Washington, D.C. – U.S. Energy Secretary Steven Chu today announced more than $175 million over the next three to five years to accelerate the development and deployment of advanced vehicle technologies. The funding will support 40 projects across 15 states and will help improve the fuel efficiency of next generation vehicles. The projects will target new innovations throughout the vehicle, including better fuels and lubricants, lighter weight materials, longer-lasting and cheaper electric vehicle batteries and components, more efficient engine technologies, and more. This comprehensive approach to vehicle efficiency research and development will help ensure the technologies are available to help automakers achieve recently announced fuel efficiency standards.
Last month, the President announced historic fuel efficiency standards for cars and light trucks which will bring fuel efficiency to 54.5 miles per gallon by Model Year 2025 and which, combined with steps already taken by this administration, will save American families $1.7 trillion at the pump and reduce oil consumption by 12 billion barrels by 2025. Yesterday, the Administration announced of first-of-their-kind fuel-efficiency standards for work trucks, buses and other heavy-duty vehicles, which will save American businesses who operate and own these commercial vehicles approximately $50 billion in fuel costs over the life of the program.
“The Department of Energy is investing in new advanced technologies that will significantly improve vehicle fuel economy, save consumers money, and create skilled jobs for Americans,” said Secretary Chu. “Investments in the next generation of autos will strengthen our economy and lead to a more fuel-efficient, clean energy future.”
The funds will leverage additional investments by the grantees to support projects totaling more than $300 million. The selections announced today focus on eight approaches to improving vehicle efficiency:
* Advanced fuels and lubricants: Eight projects awarded to improve fuels and lubricants that will enable optimal performance of advanced combustion engines.
* Light-weighting materials: Five projects awarded to accelerate commercial availability of lighter weight vehicles using advanced materials that dramatically reduce vehicle weight while maintaining the highest safety standards.
* Light weight multi-material prototype: Two projects awarded to design, build, and test a light-weight vehicle that is 50 percent lighter than a baseline light-duty vehicle. These projects are being undertaken as part of the Clean Energy Dialogue with Canada.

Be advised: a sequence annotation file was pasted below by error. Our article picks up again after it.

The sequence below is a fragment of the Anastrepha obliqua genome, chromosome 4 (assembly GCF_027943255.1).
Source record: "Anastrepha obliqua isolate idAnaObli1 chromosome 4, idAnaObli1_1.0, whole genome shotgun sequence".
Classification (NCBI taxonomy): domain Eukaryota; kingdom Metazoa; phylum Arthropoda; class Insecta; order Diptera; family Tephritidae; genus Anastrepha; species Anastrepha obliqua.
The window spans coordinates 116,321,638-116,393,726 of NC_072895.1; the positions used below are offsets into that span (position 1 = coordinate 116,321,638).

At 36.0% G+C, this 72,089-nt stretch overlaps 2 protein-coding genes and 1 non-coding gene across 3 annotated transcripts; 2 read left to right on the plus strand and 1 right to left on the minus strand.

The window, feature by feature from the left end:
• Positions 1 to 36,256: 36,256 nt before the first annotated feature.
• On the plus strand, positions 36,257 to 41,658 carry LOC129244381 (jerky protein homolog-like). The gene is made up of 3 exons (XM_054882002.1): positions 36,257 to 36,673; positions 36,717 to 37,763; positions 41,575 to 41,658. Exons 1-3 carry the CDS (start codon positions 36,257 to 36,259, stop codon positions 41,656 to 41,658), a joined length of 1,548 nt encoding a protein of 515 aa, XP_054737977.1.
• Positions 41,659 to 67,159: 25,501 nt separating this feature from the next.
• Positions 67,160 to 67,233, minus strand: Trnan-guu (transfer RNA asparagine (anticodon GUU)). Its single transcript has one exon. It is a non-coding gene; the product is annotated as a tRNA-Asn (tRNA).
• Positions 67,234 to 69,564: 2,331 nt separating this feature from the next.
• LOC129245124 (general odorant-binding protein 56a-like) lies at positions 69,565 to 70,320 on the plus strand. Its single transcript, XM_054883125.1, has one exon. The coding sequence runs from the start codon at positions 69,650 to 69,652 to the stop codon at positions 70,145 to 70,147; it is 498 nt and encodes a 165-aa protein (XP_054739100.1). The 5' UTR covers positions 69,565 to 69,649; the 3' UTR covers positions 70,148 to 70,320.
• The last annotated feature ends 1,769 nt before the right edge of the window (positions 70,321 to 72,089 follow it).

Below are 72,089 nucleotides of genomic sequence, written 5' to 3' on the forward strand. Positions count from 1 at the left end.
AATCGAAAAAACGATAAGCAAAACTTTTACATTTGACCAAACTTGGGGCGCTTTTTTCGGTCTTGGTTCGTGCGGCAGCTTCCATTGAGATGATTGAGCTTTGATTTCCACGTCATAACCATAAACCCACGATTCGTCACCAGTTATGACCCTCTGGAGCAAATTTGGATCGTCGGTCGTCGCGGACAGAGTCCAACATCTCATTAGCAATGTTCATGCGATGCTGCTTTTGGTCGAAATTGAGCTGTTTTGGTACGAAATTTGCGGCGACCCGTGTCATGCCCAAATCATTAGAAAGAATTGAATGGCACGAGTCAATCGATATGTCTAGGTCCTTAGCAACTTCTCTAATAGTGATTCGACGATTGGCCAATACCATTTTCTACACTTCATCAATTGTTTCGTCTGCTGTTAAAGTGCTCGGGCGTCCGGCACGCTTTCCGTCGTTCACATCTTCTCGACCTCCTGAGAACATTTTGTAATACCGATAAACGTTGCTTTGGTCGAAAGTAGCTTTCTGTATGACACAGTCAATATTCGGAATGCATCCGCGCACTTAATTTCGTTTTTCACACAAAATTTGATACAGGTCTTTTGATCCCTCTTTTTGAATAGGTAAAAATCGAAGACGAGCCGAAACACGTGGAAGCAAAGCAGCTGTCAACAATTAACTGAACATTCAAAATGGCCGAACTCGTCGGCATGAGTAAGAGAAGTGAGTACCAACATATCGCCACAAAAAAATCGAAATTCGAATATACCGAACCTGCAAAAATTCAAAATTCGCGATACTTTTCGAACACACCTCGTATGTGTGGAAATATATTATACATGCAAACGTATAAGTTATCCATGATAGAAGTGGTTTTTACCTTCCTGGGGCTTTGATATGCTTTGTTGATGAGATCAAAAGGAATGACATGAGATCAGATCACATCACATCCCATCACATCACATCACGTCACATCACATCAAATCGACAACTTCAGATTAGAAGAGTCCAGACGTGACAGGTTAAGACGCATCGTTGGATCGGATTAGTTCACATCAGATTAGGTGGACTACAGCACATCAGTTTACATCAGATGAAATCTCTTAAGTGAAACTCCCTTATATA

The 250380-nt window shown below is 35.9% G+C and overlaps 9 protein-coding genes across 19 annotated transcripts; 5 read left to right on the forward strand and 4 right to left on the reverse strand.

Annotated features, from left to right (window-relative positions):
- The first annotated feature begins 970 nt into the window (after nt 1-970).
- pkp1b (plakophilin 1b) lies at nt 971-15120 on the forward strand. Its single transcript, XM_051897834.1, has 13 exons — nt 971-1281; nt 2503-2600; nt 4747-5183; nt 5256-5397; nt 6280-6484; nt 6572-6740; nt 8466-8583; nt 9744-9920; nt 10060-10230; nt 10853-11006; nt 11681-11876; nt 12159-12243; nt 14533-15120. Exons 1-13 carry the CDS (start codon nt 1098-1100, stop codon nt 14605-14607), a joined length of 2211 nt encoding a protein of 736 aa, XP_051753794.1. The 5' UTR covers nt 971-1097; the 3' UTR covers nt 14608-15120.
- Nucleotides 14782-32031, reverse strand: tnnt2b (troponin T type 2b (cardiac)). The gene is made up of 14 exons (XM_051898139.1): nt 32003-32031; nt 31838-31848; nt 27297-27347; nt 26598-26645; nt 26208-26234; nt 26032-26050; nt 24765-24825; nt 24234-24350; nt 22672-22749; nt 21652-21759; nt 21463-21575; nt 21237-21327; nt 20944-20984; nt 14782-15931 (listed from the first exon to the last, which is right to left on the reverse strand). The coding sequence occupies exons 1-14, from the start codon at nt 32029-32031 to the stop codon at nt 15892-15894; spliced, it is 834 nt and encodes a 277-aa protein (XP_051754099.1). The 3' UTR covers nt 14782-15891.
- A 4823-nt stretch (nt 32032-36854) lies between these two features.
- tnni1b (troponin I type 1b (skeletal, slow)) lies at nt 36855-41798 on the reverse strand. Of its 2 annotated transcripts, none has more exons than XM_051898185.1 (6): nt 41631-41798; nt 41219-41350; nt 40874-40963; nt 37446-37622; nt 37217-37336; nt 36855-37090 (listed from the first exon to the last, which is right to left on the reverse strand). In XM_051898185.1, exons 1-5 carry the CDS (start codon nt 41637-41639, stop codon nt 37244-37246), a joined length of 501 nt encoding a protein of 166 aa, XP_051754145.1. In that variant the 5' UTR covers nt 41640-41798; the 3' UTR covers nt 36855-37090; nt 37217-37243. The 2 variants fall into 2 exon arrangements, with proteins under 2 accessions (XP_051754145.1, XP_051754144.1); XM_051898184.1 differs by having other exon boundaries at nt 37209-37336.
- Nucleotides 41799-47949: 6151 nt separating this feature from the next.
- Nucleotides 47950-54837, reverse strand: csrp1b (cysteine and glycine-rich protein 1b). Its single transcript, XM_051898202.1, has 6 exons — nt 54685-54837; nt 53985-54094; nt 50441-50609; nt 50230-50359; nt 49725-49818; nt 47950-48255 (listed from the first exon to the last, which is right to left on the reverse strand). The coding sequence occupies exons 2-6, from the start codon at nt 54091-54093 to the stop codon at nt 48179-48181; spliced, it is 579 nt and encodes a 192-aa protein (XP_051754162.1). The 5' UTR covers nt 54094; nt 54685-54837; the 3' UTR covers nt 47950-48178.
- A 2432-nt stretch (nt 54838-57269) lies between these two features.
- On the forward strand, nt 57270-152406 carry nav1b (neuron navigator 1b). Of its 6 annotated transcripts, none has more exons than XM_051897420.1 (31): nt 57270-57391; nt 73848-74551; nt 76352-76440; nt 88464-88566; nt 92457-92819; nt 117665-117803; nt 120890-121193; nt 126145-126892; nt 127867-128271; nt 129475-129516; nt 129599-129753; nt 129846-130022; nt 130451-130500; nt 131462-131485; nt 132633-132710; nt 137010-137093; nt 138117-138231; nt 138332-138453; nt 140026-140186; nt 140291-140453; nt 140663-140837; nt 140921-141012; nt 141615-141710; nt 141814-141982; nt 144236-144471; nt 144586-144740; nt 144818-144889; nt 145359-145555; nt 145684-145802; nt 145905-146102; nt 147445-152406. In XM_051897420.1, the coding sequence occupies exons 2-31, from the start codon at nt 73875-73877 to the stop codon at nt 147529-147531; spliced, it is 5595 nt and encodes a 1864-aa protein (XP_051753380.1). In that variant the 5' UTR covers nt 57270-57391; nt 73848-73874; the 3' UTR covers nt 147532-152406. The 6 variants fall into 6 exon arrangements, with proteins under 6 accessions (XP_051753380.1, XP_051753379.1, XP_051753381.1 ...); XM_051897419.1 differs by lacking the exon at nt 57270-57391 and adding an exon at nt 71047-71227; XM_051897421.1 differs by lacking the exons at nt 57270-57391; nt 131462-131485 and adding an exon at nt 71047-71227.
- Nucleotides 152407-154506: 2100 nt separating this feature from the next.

* Advanced cells and design technology for electric drive batteries: Twelve projects awarded to develop high energy or high power batteries for electric vehicles that should significantly exceed existing state-of-the-art technologies in terms of performance and/or cost.
* Advanced power electronics and electric motor technology: Four projects awarded to develop the next generation of power inverters and electric motors to meet demanding performance targets while achieving significant cost reductions.
* Thermoelectric and enabling engine technology: Three projects awarded to improve the efficiency of thermoelectric devices to convert engine waste heat to electricity. Selections of projects to develop early-stage enabling engine technologies to improve fuel efficiency and reduce emissions are expected in September.
* Fleet efficiency: Five projects awarded to develop and demonstrate fuel efficient tire and driver feedback technologies that will improve efficiency of the passenger car and commercial fleet.
* Advanced vehicle testing and evaluation: One project awarded to conduct laboratory and field evaluations of advanced technology vehicles and related infrastructure, while developing new or modified test procedures.
Read the full list of award winners below.
DOE’s Office of Energy Efficiency and Renewable Energy currently supports research in electric drive vehicle systems, advanced combustion engines, materials technologies, fuels and lubricants, energy storage, and automotive electronics. The selected projects address key technology barriers to improving vehicle fuel economy, such as lowering the cost of lightweight materials.